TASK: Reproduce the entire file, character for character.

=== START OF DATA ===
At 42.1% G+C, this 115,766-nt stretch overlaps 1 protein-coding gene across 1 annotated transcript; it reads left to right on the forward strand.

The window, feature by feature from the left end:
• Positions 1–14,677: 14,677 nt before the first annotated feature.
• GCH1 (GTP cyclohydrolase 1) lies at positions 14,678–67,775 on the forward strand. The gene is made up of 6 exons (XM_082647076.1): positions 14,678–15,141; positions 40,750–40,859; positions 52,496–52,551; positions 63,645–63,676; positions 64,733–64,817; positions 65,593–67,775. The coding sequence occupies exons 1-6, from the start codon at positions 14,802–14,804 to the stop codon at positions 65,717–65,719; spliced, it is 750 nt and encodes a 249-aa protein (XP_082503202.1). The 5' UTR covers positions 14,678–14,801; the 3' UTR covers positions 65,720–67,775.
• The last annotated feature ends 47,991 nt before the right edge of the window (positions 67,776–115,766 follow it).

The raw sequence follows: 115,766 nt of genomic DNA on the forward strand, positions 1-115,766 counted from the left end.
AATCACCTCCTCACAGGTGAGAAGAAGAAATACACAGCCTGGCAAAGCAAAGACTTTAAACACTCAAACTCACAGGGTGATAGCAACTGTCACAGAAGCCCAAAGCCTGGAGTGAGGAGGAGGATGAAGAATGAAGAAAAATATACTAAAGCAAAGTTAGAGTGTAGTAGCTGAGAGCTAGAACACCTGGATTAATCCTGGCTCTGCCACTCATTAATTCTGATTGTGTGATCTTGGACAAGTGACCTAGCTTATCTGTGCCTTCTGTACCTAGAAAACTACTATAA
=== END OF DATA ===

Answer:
At 42.1% G+C, this 115,766-nt stretch overlaps 1 protein-coding gene across 1 annotated transcript; it reads left to right on the forward strand.

The window, feature by feature from the left end:
• Positions 1–14,677: 14,677 nt before the first annotated feature.
• GCH1 (GTP cyclohydrolase 1) lies at positions 14,678–67,775 on the forward strand. The gene is made up of 6 exons (XM_082647076.1): positions 14,678–15,141; positions 40,750–40,859; positions 52,496–52,551; positions 63,645–63,676; positions 64,733–64,817; positions 65,593–67,775. The coding sequence occupies exons 1-6, from the start codon at positions 14,802–14,804 to the stop codon at positions 65,717–65,719; spliced, it is 750 nt and encodes a 249-aa protein (XP_082503202.1). The 5' UTR covers positions 14,678–14,801; the 3' UTR covers positions 65,720–67,775.
• The last annotated feature ends 47,991 nt before the right edge of the window (positions 67,776–115,766 follow it).

The raw sequence follows: 115,766 nt of genomic DNA on the forward strand, positions 1-115,766 counted from the left end.
AATCACCTCCTCACAGGTGAGAAGAAGAAATACACAGCCTGGCAAAGCAAAGACTTTAAACACTCAAACTCACAGGGTGATAGCAACTGTCACAGAAGCCCAAAGCCTGGAGTGAGGAGGAGGATGAAGAATGAAGAAAAATATACTAAAGCAAAGTTAGAGTGTAGTAGCTGAGAGCTAGAACACCTGGATTAATCCTGGCTCTGCCACTCATTAATTCTGATTGTGTGATCTTGGACAAGTGACCTAGCTTATCTGTGCCTTCTGTACCTAGAAAACTACTATAA